Mac OS has been like this since System 1. And it makes sense; whatever you're doing, its menu is going to be in the same place. Fitts' law indicates that the most quickly accessed targets on any computer display are the four corners of the screen.
Mac OS has supported multiple mouse buttons for at least 16 years. Even when using a now-extinct one button mouse, control-click presented a dialogue box.
Left window controls (yay for all the left handed and left eye dominant people, boo for the other 95% of the world)
Because it's easier to move a mouse up/left with your right hand, and was developed in a country that reads left-to-right.
Launchpad (how is the start menu missing causing a revolt and launchpad even exist? Launchpad is the initial SIN!)
The start menu missing is causing a revolt because Microsoft removed something and replaced it with an abomination. Launchpad - and other questionable features like Dashboard - can be completely ignored.
Finder layout straight out of system commander circa 1988.
Column view in Finder is optional, with icon and list view still available. Also, Finder has had its sorting options greatly improved throughout OS X's history.
Crap loads of docked icons you never use be default.
If you go and buy a Mac today, this is in the Dock:
- Finder: File management
- Launchpad: Access to all apps not in the Dock (And easily ignored, as previously discussed)
- Safari: A web browser
- Mail: Email client
- Contacts: An address book
- Calendar: A calendar
- Notes: Short notes
- Maps: A map of the entire planet
- Messages: Text messaging and IM
- FaceTime: Video chat
- Photo Booth: Something fun to play with on your new computer
- iPhoto: Something to talk to your camera
- Pages: Word processing
- Numbers: Spreadsheets
- Keynote: Presentations
- iTunes: Play and purchase music and TV/movies
- iBooks: Read and purchase books
- App Store: Install and purchase software
- System Preferences: Change settings on your computer
The default Dock icons cover managing your computer, using the big two features of the Internet, syncing 'organisational' information with your phone, finding locations, messaging and video chatting with other people, photography, writing, processing numbers, creating presentations, watching media, reading, and installing an app to do anything else you want your computer to do. The default Dock is a slam-dunk for covering what the majority of people use computers for, points users in the right direction to add new capabilities to the computer, and is easily customised to remove the things you don't want. (Launchpad, again...)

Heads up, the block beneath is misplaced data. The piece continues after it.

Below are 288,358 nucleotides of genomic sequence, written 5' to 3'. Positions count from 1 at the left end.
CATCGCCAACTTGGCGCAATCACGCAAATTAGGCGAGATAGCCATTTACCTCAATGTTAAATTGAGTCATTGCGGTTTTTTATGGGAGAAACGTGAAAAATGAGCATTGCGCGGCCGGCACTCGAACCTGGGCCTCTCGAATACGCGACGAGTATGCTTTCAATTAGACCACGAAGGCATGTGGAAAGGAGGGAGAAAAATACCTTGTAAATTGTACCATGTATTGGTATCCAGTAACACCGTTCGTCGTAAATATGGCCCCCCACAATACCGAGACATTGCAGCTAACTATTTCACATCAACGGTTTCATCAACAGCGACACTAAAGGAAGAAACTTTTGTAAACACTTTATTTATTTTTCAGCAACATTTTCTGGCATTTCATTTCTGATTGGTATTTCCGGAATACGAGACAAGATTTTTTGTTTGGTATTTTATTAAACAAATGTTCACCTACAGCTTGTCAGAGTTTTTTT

The Dock is setup perfectly for you to get started with your computer. Anything else you need to get to can either be accessed through Spotlight (power users) or Launchpad (for people with more experience with iOS).
A separate contact and calendar app....
Just like iOS... but also NeXTSTEP; they have always been separate apps, which makes finding what are ultimately different tasks easier *and* they also seamlessly share the same databases behind the scenes.
Integration with touchpads is great. Removing always-visible scrollbars removes needless clutter. Things like Launchpad - and pretty much anything else you don't like that reminds you of iOS - are easily disabled or ignored.
Hardwired application dependency locations (the whole point of application folders is to stop that!)
Wait, what? Apps install into /Applications by default, but the system works just fine with app in ~/Applications. Beyond that, moving apps around is making things needlessly complicated for yourself. Even then, the vast majority of apps are self-contained bundles and can be run from anywhere.
Scroll bars that disappear even if your mouse is near them and appear at the bottoms of pages OVERTOP content.
Touched on this in iOS; the scroll bars appear when moving the cursor or scrolling content. If you find this to be an issue, it can be disabled in System Preferences. Yes, Apple provided sensible options!
I could go on and complain about the apps, but lets say OSX is great for people who use a computer like they use iOS and leave it at that....
It's a mature system with 13 years of refinement, and is built for use on 'real' computers. iOS features have only gone "back to the Mac" since 10.7, and even then - as previously discussed - are all avoidable if found that unpalatable. OS X is also bundled with apps that over most use cases for a personal computer, and installing developer tools is simply a matter of typing 'Xcode' into the App Store.
OS X is the current gold standard in desktop operating systems. It's incredibly well thought out, and that's why Canonical, GNOME, and others keep looking to it for guidance. However, it was foolish for Ubuntu to unexpectedly drop application menus for global menus after nine years without presenting an option to switch back. And that's the difference between OS X and Ubuntu; Apple wouldn't make such a ridiculous and far-reaching change to the system without either an option to disable it or an incredibly good rationalisation.